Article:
standards - and for those that do work a lot on this and use tools to help with coding, putting the alias can be automatic, and expanding the columns will also include the alias if one is given from start - so no typing saved at all.
and should you need to add another table to the query, those columns are already aliased and saves you time and also prevents errors where you could pick up the alias/column from the other table.
And... in many cases where you didn't do it from start, and you add a new table, many people will then NOT alias the columns unless they are common to multiple tables - and that leads to people in the future having to figure out which table the does the column belong to.
What standards? In any case, any standards I've seen regarding aliasing tables refer to the undesirable practice of using a single letter as an alias which, in a complex, multi-join SELECT, makes matters worse rather than better.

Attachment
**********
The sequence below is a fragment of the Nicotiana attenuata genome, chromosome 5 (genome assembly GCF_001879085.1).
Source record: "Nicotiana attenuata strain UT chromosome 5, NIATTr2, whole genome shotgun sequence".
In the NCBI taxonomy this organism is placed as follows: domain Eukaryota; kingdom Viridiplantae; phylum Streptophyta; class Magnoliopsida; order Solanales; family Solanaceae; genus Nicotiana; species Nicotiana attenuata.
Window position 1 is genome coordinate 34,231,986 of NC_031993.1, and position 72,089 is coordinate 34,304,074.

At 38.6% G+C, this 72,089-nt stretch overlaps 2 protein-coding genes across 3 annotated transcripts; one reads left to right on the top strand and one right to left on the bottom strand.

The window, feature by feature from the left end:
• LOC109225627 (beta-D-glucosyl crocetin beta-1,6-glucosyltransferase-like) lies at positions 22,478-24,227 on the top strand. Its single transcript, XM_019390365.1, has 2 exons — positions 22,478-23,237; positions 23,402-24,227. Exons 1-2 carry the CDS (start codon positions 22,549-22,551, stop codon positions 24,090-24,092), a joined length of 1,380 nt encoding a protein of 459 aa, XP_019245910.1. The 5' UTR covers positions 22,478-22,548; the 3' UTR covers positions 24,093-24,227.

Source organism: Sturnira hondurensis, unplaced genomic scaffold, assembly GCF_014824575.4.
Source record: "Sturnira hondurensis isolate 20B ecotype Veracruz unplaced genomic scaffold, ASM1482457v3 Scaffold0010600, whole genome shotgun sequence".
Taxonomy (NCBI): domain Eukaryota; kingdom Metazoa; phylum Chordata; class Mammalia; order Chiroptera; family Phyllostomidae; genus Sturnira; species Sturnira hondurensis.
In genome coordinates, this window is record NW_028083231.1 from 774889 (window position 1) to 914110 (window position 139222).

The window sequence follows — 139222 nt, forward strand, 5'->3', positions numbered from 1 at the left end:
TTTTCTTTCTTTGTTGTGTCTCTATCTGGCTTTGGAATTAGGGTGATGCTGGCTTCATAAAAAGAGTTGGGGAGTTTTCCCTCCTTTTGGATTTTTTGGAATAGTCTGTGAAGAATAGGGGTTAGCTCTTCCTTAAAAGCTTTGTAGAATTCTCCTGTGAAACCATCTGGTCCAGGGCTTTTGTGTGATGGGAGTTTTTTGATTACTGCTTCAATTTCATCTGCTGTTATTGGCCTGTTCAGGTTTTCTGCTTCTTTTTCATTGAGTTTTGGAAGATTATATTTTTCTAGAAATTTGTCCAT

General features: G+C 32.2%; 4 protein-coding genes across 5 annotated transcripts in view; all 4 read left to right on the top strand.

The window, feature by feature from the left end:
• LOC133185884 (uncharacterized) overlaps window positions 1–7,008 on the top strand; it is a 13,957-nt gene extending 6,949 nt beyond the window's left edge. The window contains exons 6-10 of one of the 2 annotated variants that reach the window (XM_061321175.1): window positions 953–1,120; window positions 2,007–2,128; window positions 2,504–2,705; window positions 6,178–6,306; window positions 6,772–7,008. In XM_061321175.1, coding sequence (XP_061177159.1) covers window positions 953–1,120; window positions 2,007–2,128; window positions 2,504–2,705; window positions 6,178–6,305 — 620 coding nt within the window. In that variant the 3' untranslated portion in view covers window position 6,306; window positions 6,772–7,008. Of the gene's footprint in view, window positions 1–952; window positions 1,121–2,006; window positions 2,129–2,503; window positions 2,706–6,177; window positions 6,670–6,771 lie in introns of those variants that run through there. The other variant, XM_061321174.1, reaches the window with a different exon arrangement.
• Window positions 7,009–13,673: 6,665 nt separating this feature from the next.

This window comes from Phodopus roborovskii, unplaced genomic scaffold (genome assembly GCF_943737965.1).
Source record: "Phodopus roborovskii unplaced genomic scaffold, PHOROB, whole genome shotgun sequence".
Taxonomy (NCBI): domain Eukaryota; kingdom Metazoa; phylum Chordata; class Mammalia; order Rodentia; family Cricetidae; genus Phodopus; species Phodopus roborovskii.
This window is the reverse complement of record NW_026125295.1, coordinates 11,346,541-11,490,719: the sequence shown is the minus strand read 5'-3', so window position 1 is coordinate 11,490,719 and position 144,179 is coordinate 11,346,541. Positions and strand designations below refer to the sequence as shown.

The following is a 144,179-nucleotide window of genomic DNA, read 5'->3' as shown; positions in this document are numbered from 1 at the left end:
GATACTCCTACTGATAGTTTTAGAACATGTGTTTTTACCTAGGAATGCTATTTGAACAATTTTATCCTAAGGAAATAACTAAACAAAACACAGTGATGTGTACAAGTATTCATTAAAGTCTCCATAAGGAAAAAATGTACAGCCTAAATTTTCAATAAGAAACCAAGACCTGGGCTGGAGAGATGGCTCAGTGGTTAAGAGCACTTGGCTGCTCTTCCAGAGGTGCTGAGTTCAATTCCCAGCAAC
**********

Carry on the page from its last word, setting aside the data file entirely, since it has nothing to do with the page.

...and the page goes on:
If you don't provide disambiguating table prefixes to columns with names shared across multiple tables then the SQL will throw an error. In the simple example to which I referred, it was one table and therefore no need for an alias at all.
In your final comment, I agree that not prepending the table to the column in the SELECT where there are JOINed tables is sub-optimal; in my practice I use that actual table name which is a whole lot more useful than a single letter. That way the reader can see at once which column belongs to which table.
YMMV of course.